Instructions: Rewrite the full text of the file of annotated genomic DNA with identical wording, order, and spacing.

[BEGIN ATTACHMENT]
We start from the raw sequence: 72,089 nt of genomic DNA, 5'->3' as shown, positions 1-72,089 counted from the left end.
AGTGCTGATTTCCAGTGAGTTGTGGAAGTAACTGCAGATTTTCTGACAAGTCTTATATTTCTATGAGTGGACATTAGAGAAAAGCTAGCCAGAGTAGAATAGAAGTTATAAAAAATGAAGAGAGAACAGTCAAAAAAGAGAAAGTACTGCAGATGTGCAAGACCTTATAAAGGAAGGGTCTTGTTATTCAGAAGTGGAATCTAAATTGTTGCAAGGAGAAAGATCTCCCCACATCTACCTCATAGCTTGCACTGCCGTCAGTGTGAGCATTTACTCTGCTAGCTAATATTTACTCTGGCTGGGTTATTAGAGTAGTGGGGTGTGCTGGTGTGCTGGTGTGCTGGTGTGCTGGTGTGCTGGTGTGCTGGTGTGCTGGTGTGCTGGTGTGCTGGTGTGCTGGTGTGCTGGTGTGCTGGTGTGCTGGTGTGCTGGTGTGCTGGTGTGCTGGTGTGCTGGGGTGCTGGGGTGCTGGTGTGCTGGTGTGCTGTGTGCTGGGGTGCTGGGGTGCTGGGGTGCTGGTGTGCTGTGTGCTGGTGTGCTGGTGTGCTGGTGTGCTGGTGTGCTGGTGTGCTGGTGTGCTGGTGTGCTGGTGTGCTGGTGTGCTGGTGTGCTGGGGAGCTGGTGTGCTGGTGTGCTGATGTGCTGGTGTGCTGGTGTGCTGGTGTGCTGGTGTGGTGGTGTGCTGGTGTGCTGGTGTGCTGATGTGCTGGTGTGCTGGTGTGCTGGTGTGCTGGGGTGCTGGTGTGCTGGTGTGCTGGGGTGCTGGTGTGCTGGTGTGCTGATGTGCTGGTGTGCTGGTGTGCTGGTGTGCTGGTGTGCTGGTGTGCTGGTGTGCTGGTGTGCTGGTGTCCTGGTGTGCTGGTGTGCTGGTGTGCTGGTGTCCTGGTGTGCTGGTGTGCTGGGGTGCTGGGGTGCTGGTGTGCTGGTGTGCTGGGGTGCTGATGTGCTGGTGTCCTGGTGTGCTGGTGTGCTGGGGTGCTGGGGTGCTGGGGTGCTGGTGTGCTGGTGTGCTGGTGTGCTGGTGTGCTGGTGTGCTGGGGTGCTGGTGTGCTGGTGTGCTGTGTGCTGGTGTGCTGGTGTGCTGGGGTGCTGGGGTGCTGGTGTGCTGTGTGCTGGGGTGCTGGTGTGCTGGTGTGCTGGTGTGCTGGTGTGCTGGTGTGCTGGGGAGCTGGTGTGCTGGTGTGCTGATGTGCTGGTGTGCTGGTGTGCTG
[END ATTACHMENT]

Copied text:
We start from the raw sequence: 72,089 nt of genomic DNA, 5'->3' as shown, positions 1-72,089 counted from the left end.
AGTGCTGATTTCCAGTGAGTTGTGGAAGTAACTGCAGATTTTCTGACAAGTCTTATATTTCTATGAGTGGACATTAGAGAAAAGCTAGCCAGAGTAGAATAGAAGTTATAAAAAATGAAGAGAGAACAGTCAAAAAAGAGAAAGTACTGCAGATGTGCAAGACCTTATAAAGGAAGGGTCTTGTTATTCAGAAGTGGAATCTAAATTGTTGCAAGGAGAAAGATCTCCCCACATCTACCTCATAGCTTGCACTGCCGTCAGTGTGAGCATTTACTCTGCTAGCTAATATTTACTCTGGCTGGGTTATTAGAGTAGTGGGGTGTGCTGGTGTGCTGGTGTGCTGGTGTGCTGGTGTGCTGGTGTGCTGGTGTGCTGGTGTGCTGGTGTGCTGGTGTGCTGGTGTGCTGGTGTGCTGGTGTGCTGGTGTGCTGGTGTGCTGGTGTGCTGGTGTGCTGGGGTGCTGGGGTGCTGGTGTGCTGGTGTGCTGTGTGCTGGGGTGCTGGGGTGCTGGGGTGCTGGTGTGCTGTGTGCTGGTGTGCTGGTGTGCTGGTGTGCTGGTGTGCTGGTGTGCTGGTGTGCTGGTGTGCTGGTGTGCTGGTGTGCTGGTGTGCTGGGGAGCTGGTGTGCTGGTGTGCTGATGTGCTGGTGTGCTGGTGTGCTGGTGTGCTGGTGTGGTGGTGTGCTGGTGTGCTGGTGTGCTGATGTGCTGGTGTGCTGGTGTGCTGGTGTGCTGGGGTGCTGGTGTGCTGGTGTGCTGGGGTGCTGGTGTGCTGGTGTGCTGATGTGCTGGTGTGCTGGTGTGCTGGTGTGCTGGTGTGCTGGTGTGCTGGTGTGCTGGTGTGCTGGTGTCCTGGTGTGCTGGTGTGCTGGTGTGCTGGTGTCCTGGTGTGCTGGTGTGCTGGGGTGCTGGGGTGCTGGTGTGCTGGTGTGCTGGGGTGCTGATGTGCTGGTGTCCTGGTGTGCTGGTGTGCTGGGGTGCTGGGGTGCTGGGGTGCTGGTGTGCTGGTGTGCTGGTGTGCTGGTGTGCTGGTGTGCTGGGGTGCTGGTGTGCTGGTGTGCTGTGTGCTGGTGTGCTGGTGTGCTGGGGTGCTGGGGTGCTGGTGTGCTGTGTGCTGGGGTGCTGGTGTGCTGGTGTGCTGGTGTGCTGGTGTGCTGGTGTGCTGGGGAGCTGGTGTGCTGGTGTGCTGATGTGCTGGTGTGCTGGTGTGCTG